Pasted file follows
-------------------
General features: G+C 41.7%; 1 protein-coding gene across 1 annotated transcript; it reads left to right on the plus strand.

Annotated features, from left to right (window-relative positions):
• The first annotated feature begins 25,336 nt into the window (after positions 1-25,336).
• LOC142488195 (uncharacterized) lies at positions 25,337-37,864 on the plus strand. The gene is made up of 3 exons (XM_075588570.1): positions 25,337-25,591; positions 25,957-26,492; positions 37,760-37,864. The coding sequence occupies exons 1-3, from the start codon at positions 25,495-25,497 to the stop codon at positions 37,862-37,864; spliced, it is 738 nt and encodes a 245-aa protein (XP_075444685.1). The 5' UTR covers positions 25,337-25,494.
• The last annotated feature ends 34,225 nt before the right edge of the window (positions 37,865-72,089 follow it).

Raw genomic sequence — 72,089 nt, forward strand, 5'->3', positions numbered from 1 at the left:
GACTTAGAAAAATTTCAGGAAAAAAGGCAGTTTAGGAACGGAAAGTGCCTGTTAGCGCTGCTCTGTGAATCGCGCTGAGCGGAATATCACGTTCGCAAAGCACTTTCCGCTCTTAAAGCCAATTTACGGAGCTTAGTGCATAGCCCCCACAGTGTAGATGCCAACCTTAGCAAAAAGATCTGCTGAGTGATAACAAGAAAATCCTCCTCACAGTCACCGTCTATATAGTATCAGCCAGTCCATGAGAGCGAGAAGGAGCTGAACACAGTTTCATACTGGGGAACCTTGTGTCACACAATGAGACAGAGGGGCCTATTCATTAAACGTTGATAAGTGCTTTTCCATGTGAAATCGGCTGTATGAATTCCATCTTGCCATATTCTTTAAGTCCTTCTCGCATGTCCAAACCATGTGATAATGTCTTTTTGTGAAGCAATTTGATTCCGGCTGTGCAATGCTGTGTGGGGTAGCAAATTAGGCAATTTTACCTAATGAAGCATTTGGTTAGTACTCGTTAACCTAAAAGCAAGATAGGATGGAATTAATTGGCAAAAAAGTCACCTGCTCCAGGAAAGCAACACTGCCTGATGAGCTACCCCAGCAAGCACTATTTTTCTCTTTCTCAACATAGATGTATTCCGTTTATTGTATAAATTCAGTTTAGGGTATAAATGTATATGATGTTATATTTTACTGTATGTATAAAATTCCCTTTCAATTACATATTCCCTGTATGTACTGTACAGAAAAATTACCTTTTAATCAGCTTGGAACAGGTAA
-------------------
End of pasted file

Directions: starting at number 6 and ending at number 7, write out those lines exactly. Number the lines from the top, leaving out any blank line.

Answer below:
Raw genomic sequence — 72,089 nt, forward strand, 5'->3', positions numbered from 1 at the left:
GACTTAGAAAAATTTCAGGAAAAAAGGCAGTTTAGGAACGGAAAGTGCCTGTTAGCGCTGCTCTGTGAATCGCGCTGAGCGGAATATCACGTTCGCAAAGCACTTTCCGCTCTTAAAGCCAATTTACGGAGCTTAGTGCATAGCCCCCACAGTGTAGATGCCAACCTTAGCAAAAAGATCTGCTGAGTGATAACAAGAAAATCCTCCTCACAGTCACCGTCTATATAGTATCAGCCAGTCCATGAGAGCGAGAAGGAGCTGAACACAGTTTCATACTGGGGAACCTTGTGTCACACAATGAGACAGAGGGGCCTATTCATTAAACGTTGATAAGTGCTTTTCCATGTGAAATCGGCTGTATGAATTCCATCTTGCCATATTCTTTAAGTCCTTCTCGCATGTCCAAACCATGTGATAATGTCTTTTTGTGAAGCAATTTGATTCCGGCTGTGCAATGCTGTGTGGGGTAGCAAATTAGGCAATTTTACCTAATGAAGCATTTGGTTAGTACTCGTTAACCTAAAAGCAAGATAGGATGGAATTAATTGGCAAAAAAGTCACCTGCTCCAGGAAAGCAACACTGCCTGATGAGCTACCCCAGCAAGCACTATTTTTCTCTTTCTCAACATAGATGTATTCCGTTTATTGTATAAATTCAGTTTAGGGTATAAATGTATATGATGTTATATTTTACTGTATGTATAAAATTCCCTTTCAATTACATATTCCCTGTATGTACTGTACAGAAAAATTACCTTTTAATCAGCTTGGAACAGGTAA